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Eduroam changes bring promise of better network performance

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Eduroam changes bring promise of better network performance

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by Aretha Matsushima, Staff Writer

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Over the course of the fall semester, the eduroam network has undergone major technical enhancements to improve security and stability, changes San Diego State’s Information Technology said will significantly impact the network’s overall performance.

Director of Infrastructure and Operations Kent McKelvey said the eduroam network is a secure and encrypted network that provides access to faculty, staff and students with an SDSU ID. On campus, the network can host approximately 15,000 to 27,000 devices all at once. By increasing access points and managing the back end design, McKelvey said the network has become easier to use.

He said SDSU has 3,400 access points, being specific areas on campus where users can connect their devices to the network. As part of the new upgrade, the university has replaced approximately 2,000 access points and is looking to add more to outdoor environments.

“Outdoors is where we feel we really need to increase coverage,” McKelvey said. “We’re currently working on a project that replaces distress phones by putting access points on each one, which will provide really good outdoor coverage.”

Computer science junior Megan Chua said the increased performance of eduroam should benefit her ability to complete schoolwork.

“As a computer science major, most of my projects are done online and I would need a fast working network in order to finish my assignments,” Chua said.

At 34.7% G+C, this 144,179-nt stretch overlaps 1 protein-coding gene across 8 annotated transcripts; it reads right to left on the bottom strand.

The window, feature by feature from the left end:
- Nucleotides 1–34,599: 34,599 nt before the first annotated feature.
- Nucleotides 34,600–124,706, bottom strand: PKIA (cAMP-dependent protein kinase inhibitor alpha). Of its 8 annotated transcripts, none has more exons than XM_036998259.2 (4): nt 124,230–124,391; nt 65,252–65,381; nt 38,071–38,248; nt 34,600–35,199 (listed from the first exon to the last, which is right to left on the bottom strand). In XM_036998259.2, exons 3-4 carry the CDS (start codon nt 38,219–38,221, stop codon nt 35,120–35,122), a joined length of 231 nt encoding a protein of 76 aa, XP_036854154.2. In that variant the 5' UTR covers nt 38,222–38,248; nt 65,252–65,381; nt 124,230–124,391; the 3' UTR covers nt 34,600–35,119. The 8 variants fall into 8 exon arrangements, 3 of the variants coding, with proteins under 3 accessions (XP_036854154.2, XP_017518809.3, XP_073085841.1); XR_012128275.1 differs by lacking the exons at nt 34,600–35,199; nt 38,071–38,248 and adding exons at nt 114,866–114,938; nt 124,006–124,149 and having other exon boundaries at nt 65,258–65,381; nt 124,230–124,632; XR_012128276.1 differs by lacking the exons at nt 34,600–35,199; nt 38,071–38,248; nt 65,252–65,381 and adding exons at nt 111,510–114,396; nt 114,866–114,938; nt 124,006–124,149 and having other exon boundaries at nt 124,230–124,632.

McKelvey said, as part of the new upgrade, additional devices were added that manage the network so it can still be supported while maintenance is being done. Prior to these changes, students may have been notified of occasional network outages where eduroam service was not available while it underwent maintenance.

“We used to have to notify everyone that wireless is going to be down and have a window, but now we can do in-place upgrades where all the over devices will pick up the load and should not impact the user base,” McKelvey said.

McKelvey also said changes to private IP addressing have made it so users don’t have to continually renew their IP address.

“Private addressing allows us to have a larger number of IP addresses that allow clients to keep the same IP address for extended periods of time,” he said.

Speech, language and hearing sciences freshman Jesseca Serrano said, as more of her classes have moved away from paper assignments in exchange for online ones, she sees an increasing need for a reliable network on campus.

“As teachers try to cut down on paper usage, we are having to interact with more in-class and online assignments which makes faster and easier access to the internet extremely helpful to accomplish this,” Serrano said.

In contrast to eduroam, McKelvey said the SDSU Guest network is less secure for devices as it does not require authentication to use the network.

“SDSU guest has no ability to encrypt the traffic because we just don’t know who they are, so it’s much less secure than using eduroam,” McKelvey said.

McKelvey said the recent upgrades to the system should improve its functioning abilities.

“I think from a performance standpoint is where they will see the biggest change,” McKelvey said. ”When there are high loads on the network, it should perform better.”

SDSU Wireless on Twitter and other online resources such as status.sdsu.edu can provide students, faculty and staff with notifications on issues that can impact the wired network.

McKelvey said technical support for eduroam can be found at Wireless@sdsu.edu.

“If, for some reason, someone has bad coverage, we always want to know,” he said. “Someone can always address whatever that issue may be.”

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